Adventure of the Week: Dinosaur National Monument
JENSEN, UTAH — As a freshman geology student at Kansas State University, I made a grand discovery when I accidentally sat on a triceratops femur while exploring a rancher’s fossil-filled land in Montana. Years later, I continue to take credit for the find even though it was only the dumb luck of a young, wannabe paleontologist.
My passion for dinosaurs probably goes back to when I was 6 years old and first saw “Jurassic Park” —the beginning of a journey that, at least for a short time, pushed me toward the profession.
So, naturally, whenever I hear someone mention Dinosaur National Monument, I think back to those days of exploration, of making that groundbreaking discovery similar to Sue Hendrickson and Peter Larson — of whom I’ve met — when they chanced upon the immaculate tyrannosaurus rex “SUE” in South Dakota, which is housed at the Field Museum in Chicago.
Dinosaur National Monument, located on the Utah-Colorado border about two hours west of Steamboat Springs on U.S. Highway 40, is something of a dino graveyard. Though, the monument has more than 210,000 acres to play in, only a small portion of it includes the visible remains of its namesake residents.
However, paleontologists continue to unearth new dinos on occasion.
Earlier this week, I visited the dinosaur quarry for the first time, a long overdue trip for a dino lover such as myself. The quarry is located four miles north of Jensen, Utah, and only takes an hour to explore.
The main draw is the exhibit hall, where approximately 1,500 dinosaur bones from numerous different species — including the well known stegosaurus, allosaurus and apatosaurus — are viewable, still partially encased in the rock that has preserved them for millions of years.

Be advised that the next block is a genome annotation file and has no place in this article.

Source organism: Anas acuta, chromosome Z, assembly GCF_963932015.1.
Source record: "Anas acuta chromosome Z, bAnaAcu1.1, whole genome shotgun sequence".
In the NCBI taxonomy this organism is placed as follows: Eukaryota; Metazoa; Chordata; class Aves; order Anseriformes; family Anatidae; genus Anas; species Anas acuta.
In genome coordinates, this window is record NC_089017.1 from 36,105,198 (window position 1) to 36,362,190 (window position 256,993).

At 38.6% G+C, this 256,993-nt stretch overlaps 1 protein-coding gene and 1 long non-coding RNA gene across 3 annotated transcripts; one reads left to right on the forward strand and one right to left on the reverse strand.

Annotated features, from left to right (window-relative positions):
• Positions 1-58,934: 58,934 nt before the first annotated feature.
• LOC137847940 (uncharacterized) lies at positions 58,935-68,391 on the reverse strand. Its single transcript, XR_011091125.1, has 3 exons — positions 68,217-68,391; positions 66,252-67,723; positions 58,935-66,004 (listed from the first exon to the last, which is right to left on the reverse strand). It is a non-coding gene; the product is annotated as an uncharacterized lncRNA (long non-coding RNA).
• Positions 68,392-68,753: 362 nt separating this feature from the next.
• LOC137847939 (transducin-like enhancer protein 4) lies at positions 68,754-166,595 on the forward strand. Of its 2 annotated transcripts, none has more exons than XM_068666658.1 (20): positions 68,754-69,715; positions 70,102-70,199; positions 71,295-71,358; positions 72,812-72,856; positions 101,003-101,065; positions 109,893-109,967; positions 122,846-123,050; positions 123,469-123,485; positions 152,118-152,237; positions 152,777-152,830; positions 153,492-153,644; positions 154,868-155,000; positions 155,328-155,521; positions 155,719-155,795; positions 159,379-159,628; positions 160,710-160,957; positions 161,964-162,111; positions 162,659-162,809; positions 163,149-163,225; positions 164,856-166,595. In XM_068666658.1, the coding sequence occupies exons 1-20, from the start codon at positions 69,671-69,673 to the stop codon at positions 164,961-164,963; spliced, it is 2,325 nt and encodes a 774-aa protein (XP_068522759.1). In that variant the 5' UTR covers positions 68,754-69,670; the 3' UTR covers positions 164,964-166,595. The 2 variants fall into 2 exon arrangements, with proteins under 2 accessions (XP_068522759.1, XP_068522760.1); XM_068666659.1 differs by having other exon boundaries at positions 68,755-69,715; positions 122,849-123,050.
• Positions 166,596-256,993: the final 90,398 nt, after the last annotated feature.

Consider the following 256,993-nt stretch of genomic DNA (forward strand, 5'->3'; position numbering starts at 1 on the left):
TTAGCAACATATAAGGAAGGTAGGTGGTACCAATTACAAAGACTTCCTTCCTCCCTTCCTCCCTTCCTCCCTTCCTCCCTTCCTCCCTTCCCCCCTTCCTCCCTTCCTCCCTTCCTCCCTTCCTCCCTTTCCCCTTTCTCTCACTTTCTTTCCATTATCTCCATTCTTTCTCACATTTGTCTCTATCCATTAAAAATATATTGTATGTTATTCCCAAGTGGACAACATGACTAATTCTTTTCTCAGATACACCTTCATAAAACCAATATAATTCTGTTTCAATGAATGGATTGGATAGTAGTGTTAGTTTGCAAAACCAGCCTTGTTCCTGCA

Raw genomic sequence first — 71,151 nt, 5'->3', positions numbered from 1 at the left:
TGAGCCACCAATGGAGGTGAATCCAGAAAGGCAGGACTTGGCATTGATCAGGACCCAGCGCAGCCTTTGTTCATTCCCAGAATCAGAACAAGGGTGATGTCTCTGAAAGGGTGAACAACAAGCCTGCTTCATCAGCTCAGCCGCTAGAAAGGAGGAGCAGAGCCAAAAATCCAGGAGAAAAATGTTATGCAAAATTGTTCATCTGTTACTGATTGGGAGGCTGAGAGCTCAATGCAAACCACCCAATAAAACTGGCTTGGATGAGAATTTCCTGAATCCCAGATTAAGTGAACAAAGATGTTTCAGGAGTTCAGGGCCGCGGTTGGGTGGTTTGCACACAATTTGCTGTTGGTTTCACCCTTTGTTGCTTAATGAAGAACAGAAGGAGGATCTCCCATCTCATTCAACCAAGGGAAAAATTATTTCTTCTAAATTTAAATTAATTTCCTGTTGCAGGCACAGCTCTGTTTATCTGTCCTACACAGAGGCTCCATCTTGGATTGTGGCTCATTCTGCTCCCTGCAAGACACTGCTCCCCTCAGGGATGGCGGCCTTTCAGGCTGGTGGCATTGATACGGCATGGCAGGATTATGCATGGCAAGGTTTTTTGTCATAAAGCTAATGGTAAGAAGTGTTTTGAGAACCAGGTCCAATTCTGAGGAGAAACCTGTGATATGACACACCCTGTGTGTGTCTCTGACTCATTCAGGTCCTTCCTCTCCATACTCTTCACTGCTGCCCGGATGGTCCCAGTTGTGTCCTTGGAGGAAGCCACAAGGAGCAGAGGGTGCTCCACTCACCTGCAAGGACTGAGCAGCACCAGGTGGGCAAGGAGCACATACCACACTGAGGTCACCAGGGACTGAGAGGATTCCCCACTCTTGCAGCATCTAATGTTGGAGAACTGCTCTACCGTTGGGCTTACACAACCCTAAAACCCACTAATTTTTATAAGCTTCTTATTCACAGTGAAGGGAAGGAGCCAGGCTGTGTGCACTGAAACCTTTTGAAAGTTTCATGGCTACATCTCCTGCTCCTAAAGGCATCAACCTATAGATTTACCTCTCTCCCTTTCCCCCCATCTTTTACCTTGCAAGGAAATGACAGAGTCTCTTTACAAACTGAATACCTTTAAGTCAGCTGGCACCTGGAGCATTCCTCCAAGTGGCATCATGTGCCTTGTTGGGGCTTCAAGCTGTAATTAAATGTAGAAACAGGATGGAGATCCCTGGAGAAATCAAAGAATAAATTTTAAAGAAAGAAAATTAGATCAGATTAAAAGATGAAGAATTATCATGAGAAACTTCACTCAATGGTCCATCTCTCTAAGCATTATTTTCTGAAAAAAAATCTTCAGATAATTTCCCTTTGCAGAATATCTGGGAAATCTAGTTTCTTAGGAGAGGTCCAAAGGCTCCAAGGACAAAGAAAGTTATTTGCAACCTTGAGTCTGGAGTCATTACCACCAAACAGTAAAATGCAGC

In some cases you can even touch the fossils, which date back 149 million years, in the late Jurassic period, nearly 75 million years before a T-rex ever roamed the earth.
It costs $20 per vehicle to enter the quarry, unless you have a national park season pass. There is a frequent shuttle you can take from the visitor’s center to exhibit hall, and an optional walking trail available for the more adventurous (you can see fossilized clams and fish scales along the way).
If you’re similar to me, making a camping trip out of the experience is the way to go. Dinosaur National Monument is basically an upside down “T” with the quarry located at the bottom left. For this trip, we camped near the Gates of Lodore, located in the northernmost portion of the monument, a popular spot for rafters wanting to play on the Green River.
Unlike my previous trip to Dinosaur, where we camped in the centrally located Echo Park, the weather was agreeable, even if the hiking opportunities weren’t as abundant. The “lower right” portion of the monument is where you’ll find the Yampa River, and the Deerlodge Park Campground is easily accessible off U.S. Highway 40.
Also worth the drive, is a visit to the Flaming Gorge National Recreation Area, located about an hour northwest of Dinosaur National Monument. It’s an easy drive from the quarry to the gorge via Vernal, Utah. More of a playground than any sort of national park, Flaming Gorge is a haven for boaters, fishermen and hikers alike.
While the campgrounds do have bathroom facilities and running water, as a whole the area is extremely remote, so make sure to be well-supplied. A four-wheel-drive vehicle is recommended.
I managed my recent trip in one night — a perfect day trip from Steamboat Springs —complete with amazing rivers, awe-inspiring canyons and the chance to hang out with a few of your 149-million-year-old friends.
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